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  health > AIDS > story pageAIDSAlternative MedicineCancerDiet & FitnessHeartMenSeniorsWomen

Africa welcomes news of cheaper drug to prevent newborn HIV transmission

Hospitals in South Africa are heavily burdened by HIV- infected children

CNN's Cynde Strand reports from South Africa, where as many as one in five tested are infected with HIV
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Newsday: New AIDS Medication May Reduce Transmission of Virus from Mother to Child

Affordable drug reduces mother-to-child HIV transmission, study says


From Correspondent Cynde Strand

JOHANNESBURG, South Africa (CNN) -- The news that an affordable drug, nevirapine, can dramatically reduce mother- to-child transmission of HIV is being particularly welcomed in sub-Saharan Africa, where AIDS threatens to cripple much of the continent.

In South Africa, for example, about a quarter of the pregnant women are HIV-positive. At a private clinic, the cost of a short course of the drug AZT, now the standard treatment to prevent the transmission of HIV to newborns, costs $120 -- a price most people can't afford.

And though state-run hospitals could provide the AZT treatment for about $60, the government says it, too, cannot afford the cost of AZT.

"There are very many competing priorities in South Africa," said Dr. Manto Tshabalala-Msimang, South Africa's health minister. "We are just in the transition period. Everything needs money."

By contrast, nevirapine costs just $4 a dose. Researchers from the United States and Uganda found that administering just two doses -- one during labor and another three days after birth -- is even more effective that the short course of AZT.

"It provides a much more feasible way to obtain the same kind of reductions in transmission as we get with four weeks (of AZT,)" said Dr. James McIntyre, director of the Perinatal HIV Research Unit at Johannesburg's Baragwanath Hospital "It is obviously going to cost less, but it is also much less of a burden on the health service."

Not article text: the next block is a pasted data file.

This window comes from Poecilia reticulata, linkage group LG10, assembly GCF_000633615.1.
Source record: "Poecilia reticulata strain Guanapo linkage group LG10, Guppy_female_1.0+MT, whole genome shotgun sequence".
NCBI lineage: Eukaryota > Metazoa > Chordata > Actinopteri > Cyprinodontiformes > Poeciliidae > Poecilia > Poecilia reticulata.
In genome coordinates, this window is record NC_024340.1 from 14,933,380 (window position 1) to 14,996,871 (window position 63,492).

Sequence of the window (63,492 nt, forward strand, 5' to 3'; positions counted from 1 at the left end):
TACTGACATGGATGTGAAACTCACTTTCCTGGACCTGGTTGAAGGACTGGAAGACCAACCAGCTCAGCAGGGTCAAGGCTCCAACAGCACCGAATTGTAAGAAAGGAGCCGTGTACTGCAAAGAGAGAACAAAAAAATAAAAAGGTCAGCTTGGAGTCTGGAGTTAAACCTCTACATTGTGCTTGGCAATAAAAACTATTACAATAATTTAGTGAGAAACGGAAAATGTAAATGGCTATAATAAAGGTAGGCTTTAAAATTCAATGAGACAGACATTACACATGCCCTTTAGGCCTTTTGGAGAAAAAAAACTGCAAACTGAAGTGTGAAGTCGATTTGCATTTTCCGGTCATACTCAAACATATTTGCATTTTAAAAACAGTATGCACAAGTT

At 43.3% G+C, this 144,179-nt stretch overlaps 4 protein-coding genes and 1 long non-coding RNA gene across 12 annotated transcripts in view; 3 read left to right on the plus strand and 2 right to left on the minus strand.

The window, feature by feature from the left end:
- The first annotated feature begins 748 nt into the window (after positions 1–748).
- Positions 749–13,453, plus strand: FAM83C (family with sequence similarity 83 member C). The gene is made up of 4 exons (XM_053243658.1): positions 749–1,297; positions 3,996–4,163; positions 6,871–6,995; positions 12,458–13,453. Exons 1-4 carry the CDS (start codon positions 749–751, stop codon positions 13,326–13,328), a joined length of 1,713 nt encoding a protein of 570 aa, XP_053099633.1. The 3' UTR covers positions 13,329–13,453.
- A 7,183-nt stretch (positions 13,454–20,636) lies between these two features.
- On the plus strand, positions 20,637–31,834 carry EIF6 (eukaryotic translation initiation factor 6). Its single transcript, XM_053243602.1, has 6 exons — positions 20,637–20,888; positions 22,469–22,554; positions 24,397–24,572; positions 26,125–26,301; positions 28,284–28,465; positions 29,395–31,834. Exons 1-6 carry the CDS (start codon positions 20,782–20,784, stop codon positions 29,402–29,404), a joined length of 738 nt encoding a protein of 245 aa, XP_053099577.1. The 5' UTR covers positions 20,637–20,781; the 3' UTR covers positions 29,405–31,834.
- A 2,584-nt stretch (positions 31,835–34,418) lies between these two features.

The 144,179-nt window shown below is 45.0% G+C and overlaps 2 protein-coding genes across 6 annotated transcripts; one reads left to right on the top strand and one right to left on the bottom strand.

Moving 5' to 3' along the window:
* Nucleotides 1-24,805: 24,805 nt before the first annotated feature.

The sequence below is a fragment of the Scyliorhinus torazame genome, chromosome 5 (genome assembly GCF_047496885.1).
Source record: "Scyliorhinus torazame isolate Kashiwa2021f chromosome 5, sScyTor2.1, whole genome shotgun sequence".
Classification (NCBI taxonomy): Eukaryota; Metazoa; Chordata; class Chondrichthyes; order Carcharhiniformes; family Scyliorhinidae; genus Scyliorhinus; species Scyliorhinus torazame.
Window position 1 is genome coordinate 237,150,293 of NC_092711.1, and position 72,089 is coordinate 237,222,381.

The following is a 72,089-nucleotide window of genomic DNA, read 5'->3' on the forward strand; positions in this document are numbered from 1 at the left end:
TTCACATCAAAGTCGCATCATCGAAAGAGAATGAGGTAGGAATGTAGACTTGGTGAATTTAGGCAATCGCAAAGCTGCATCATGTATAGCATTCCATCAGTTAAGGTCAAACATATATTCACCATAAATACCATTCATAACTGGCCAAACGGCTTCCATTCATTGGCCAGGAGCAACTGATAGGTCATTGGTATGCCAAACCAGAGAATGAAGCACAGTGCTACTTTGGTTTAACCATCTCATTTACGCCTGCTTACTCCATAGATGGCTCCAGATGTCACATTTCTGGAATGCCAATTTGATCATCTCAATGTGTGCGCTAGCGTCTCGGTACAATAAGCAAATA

Indeed, the failure to treat HIV-positive pregnant women has meant that hospitals in South Africa have been heavily burdened by HIV-infected children.

"We are being overwhelmed in pediatric wards with the effects of HIV and AIDS," said McIntyre. "Almost a third of the admissions to most pediatric wards in large hospitals in this country are a result of AIDS."

Tshabalala-Msimang says the South African government will explore the possibility of providing nevirapine.

"I'm sure our researchers would be very keen to collaborate with the researchers in Uganda so that we can see whether the results are such that they would persuade us to review our positions," he says. "We are looking for a drug that is affordable."

Health - AIDS

Women and AIDS: The forgotten epidemic
July 9, 1999
Ethics Matters -- Risky Business: Helping the HIV-Infected Have Babies
July 1999
Cash-strapped S. African government cuts AIDS drug programs
May 6, 1999
FDA approves new drug to fight HIV
April 16, 1999
Panel: HIV testing should be routine for pregnant women
October 14, 1998
South African government urges nation to fight AIDS pandemic
October 9, 1998
AIDS conference sounds alarm over rich-poor divide
July 4, 1998
Study: AZT, Caesareans reduce HIV spread to infants
June 27, 1998

Boehringer Ingelheim Corp.
National Institutes of Health
National Institute of Allergy and Infectious Diseases
International AIDS Vaccine Initiative Home Page (IAVI)
AZT and AIDS, The Relationship Between HIV and AIDS
Project Inform Perspective 21: AZT During Pregnancy
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